Van Cortlandt Park
Frederick van Cortlandt House (ca. 1748-9)
Re-created ruin: Prison window from "old Sugar House," Duane Street, New York City (1763-1892).
Used by the British as a prison for American soldiers (1776-1783).
Cortlandt Park in the Bronx is host to a number of sites of historic significance
and even some ruins. The Van
Cortlandt House, once a home to one of New York's early merchant families,
is open to the public for tours, which are very visitor-friendly (one can take a
self-guided tour, and photography is allowed). Up on a rocky outcrop north of
the mansion is Vault
Hill, built shortly after the death of
Frederick van Cortlandt in 1749 as a family burial plot. During the Revolutionary War, City Clerk Augustus Van Cortlandt hid the city records from the British
Army in the vault, which is no longer occupied. It was unfortunately strewn with garbage and overgrown during
Perhaps more significant but neglected by history is the fact that the site was the 17th-century farmstead of Adriaen van der Donck, the Yonkheer, a Dutch immigrant whose legal knowledge and social tolerance helped shape New York's, and America's, identity and character, over a century before the Founding Fathers appeared on the scene. (By no small coincidence was Van der Donck forgotten and the Washingtons, Jeffersons, Franklins and the like mythologized - they were of English stock and on the winning side of the Anglo-Dutch conflict for control of the American colonies in the mid-1600s.) It is thought that Van der Donck was killed in 1655 by Native Americans who raided the area (then part of the Dutch colony known as New Netherland) in response to Peter Stuyvesant's defeat of their allies in New Sweden (Delaware). According to author Russell Shorto, the "site of the supposed Van der Donck house is just behind the gardens of the Van Cortlandt House." However, the foundations (not visible today) were badly damaged by a sewer trench dug through the site in 1910. To learn more about the fascinating story of Adriaen van der Donck and the birth of New York, read Shorto's book "The Island at the Center of the World."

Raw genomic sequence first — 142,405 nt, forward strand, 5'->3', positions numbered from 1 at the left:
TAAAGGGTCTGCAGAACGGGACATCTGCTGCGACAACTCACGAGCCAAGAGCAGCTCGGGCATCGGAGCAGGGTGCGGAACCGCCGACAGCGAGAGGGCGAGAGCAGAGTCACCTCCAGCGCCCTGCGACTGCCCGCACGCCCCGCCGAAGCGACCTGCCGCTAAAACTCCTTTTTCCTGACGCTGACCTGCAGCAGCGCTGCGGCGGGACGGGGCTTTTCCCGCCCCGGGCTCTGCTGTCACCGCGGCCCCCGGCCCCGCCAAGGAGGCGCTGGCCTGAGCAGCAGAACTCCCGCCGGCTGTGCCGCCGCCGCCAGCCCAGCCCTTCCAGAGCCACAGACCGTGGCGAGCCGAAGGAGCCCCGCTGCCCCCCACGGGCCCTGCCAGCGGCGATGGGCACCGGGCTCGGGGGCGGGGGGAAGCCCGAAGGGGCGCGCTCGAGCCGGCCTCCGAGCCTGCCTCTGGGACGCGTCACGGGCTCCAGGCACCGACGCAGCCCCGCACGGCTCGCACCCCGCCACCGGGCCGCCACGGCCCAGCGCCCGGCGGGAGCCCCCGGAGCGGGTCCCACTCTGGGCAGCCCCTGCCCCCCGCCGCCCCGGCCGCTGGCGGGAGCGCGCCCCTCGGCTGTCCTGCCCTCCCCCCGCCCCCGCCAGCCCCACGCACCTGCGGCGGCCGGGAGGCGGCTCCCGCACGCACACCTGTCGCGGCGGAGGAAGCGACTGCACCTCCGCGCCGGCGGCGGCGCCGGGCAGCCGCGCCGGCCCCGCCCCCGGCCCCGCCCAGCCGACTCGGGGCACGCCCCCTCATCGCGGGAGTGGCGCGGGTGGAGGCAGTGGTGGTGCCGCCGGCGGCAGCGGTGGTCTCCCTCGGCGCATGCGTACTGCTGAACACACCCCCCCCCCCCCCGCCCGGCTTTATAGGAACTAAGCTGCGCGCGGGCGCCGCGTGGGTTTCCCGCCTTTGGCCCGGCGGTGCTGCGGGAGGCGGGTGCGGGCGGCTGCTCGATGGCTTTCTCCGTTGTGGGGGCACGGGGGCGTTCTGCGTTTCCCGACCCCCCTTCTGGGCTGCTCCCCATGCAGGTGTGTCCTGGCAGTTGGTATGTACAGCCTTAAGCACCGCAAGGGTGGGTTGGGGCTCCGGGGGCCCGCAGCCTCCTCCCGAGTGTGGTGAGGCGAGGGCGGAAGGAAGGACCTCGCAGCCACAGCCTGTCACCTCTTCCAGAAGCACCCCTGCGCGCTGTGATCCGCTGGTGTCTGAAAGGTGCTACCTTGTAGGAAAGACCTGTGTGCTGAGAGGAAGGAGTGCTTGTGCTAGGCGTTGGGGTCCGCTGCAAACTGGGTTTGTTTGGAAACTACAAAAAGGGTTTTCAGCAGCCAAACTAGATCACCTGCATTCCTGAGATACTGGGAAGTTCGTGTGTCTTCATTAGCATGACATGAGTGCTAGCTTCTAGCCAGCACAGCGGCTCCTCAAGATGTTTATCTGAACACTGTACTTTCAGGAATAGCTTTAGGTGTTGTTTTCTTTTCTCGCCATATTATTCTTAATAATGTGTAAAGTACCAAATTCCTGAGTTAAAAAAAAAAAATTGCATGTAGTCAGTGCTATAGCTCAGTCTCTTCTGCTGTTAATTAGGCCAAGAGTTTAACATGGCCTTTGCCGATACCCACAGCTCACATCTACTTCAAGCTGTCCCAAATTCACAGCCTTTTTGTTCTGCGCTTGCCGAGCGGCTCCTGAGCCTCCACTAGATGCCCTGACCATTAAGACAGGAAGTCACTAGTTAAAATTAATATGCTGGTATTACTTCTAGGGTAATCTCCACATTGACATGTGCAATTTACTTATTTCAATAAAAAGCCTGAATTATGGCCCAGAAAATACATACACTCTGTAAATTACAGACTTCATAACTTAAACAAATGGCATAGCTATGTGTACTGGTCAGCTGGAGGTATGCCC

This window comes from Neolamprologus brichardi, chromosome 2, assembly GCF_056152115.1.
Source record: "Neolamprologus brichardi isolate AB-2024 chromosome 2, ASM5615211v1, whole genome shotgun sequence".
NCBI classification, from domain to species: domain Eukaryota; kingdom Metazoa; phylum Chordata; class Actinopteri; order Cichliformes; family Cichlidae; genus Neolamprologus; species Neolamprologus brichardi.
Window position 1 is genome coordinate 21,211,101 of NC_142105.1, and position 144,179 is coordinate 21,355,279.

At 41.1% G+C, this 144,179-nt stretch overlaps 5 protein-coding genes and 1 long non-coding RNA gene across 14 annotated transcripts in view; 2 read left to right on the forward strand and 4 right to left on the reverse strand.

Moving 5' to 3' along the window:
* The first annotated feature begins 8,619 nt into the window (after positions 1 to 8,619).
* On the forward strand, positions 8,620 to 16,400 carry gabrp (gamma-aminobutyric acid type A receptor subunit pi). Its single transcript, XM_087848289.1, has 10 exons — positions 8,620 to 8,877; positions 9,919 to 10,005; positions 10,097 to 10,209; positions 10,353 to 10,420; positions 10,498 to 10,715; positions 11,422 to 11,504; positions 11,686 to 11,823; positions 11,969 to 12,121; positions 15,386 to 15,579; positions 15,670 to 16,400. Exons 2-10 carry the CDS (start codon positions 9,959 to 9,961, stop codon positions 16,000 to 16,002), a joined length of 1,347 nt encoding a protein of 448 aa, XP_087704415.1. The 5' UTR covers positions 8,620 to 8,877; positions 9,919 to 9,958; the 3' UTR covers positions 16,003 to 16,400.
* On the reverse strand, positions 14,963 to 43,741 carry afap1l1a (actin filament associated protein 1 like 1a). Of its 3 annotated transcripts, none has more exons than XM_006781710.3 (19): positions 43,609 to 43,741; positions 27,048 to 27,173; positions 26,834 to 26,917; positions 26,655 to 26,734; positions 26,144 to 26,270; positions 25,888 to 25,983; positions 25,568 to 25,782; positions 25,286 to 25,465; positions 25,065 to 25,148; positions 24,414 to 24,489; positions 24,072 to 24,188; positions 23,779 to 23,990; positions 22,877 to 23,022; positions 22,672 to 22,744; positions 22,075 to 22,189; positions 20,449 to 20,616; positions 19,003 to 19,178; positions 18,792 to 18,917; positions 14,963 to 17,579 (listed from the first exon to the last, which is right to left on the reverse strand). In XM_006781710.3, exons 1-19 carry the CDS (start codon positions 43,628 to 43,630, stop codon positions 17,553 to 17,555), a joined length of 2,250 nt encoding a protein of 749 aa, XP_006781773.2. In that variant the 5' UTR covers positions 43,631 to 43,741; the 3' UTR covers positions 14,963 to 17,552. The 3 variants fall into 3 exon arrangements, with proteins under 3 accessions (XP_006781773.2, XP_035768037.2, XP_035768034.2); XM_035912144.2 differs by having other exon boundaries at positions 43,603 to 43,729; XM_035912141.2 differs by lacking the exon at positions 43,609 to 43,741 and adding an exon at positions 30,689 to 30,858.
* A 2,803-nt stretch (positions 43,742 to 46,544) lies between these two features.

The vanished Putnam Division of the New York Central Railroad still passes through the park too. The railroad ran between Sedgwick Avenue in the Bronx to Brewster, New York. Much of the right-of-way is a walking path today, known in Westchester County as the North/South County Trailways and in Van Cortlandt Park as the John Kieran Nature Trail. The station platform overhang survives in Van Cortlandt Park, the only such ruin of its kind from this railroad to survive. More common are the old bridges, which still function for pedestrians and cyclists who use the old roadbed as a linear recreational park.
VAN CORTLANDT PARK "RUINS":
GRAND CENTRAL TERMINAL TEST PILLARS
constructing the new (and still current) Grand Central Terminal (finished in
1913), the New York Central Railroad set up thirteen pillars made of different
stone alongside the Putnam Division tracks. After comparative evaluation,
one particular type of stone was chosen for use in Grand Central. I
have heard and read that it was either the stone used in the northernmost or
southernmost pillar that was selected - people seem to agree that "the last
one" was used but never say at the north or at the south. Today, the pillars have been painted
gray, perhaps to cover up years of graffiti, so it is hard to properly compare
them now to the stone at Grand Central Terminal.
Many thanks to Don Bayley of BrickCollecting.Com for the tour of Van Cortlandt Park.
Yaz’ Hudson Valley Ruins and Abandoned Buildings, etc.
E-mail Rob Yasinsac
This page copyright © 2007 by Robert J. Yasinsac.
Reproduction of these photos without the permission of Robert Yasinsac is prohibited.